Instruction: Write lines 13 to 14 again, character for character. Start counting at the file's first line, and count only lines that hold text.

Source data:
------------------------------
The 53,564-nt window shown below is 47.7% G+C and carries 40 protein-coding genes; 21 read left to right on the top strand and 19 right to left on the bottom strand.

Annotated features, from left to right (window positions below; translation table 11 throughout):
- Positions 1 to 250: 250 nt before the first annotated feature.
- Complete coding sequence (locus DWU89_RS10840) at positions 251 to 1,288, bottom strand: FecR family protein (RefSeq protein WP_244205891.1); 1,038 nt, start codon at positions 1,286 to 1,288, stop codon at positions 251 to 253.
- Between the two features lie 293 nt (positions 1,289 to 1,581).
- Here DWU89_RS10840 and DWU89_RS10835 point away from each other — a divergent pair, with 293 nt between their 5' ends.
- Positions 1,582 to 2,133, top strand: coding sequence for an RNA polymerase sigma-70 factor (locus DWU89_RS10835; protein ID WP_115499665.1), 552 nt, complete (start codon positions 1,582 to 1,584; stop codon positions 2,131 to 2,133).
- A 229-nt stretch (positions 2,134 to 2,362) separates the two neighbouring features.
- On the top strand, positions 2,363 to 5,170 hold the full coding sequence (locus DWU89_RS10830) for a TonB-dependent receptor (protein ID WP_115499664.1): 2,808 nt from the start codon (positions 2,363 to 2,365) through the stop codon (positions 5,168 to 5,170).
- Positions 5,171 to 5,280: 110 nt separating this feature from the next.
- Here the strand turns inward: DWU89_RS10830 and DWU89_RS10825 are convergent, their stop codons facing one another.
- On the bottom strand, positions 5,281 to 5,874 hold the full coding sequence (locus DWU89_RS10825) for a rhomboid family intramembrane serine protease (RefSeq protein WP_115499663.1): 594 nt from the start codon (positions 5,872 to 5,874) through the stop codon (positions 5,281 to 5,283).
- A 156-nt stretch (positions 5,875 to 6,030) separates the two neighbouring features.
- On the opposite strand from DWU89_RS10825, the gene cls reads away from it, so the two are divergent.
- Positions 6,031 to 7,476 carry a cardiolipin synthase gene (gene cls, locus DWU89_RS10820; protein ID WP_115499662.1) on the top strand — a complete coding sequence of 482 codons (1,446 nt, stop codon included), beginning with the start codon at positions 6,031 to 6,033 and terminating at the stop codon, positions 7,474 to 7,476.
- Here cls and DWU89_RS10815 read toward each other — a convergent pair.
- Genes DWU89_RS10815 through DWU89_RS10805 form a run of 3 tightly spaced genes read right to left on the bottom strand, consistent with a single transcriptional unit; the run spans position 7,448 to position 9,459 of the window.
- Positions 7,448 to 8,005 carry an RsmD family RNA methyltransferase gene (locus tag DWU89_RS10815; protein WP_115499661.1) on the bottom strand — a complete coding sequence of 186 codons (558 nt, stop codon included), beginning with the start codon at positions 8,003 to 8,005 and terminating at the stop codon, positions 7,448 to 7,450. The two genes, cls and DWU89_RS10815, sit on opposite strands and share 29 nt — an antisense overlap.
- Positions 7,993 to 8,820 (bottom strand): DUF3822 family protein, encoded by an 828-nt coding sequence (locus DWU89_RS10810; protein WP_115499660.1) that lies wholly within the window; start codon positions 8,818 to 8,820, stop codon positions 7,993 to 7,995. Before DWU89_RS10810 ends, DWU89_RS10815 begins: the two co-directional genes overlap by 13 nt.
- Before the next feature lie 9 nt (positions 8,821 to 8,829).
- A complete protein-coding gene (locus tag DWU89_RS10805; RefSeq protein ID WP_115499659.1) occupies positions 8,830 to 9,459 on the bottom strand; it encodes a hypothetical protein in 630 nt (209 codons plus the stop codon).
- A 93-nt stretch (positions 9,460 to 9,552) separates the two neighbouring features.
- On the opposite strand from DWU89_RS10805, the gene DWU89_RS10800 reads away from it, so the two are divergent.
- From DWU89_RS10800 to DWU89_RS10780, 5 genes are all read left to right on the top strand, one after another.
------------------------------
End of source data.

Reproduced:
- A 156-nt stretch (positions 5,875 to 6,030) separates the two neighbouring features.
- On the opposite strand from DWU89_RS10825, the gene cls reads away from it, so the two are divergent.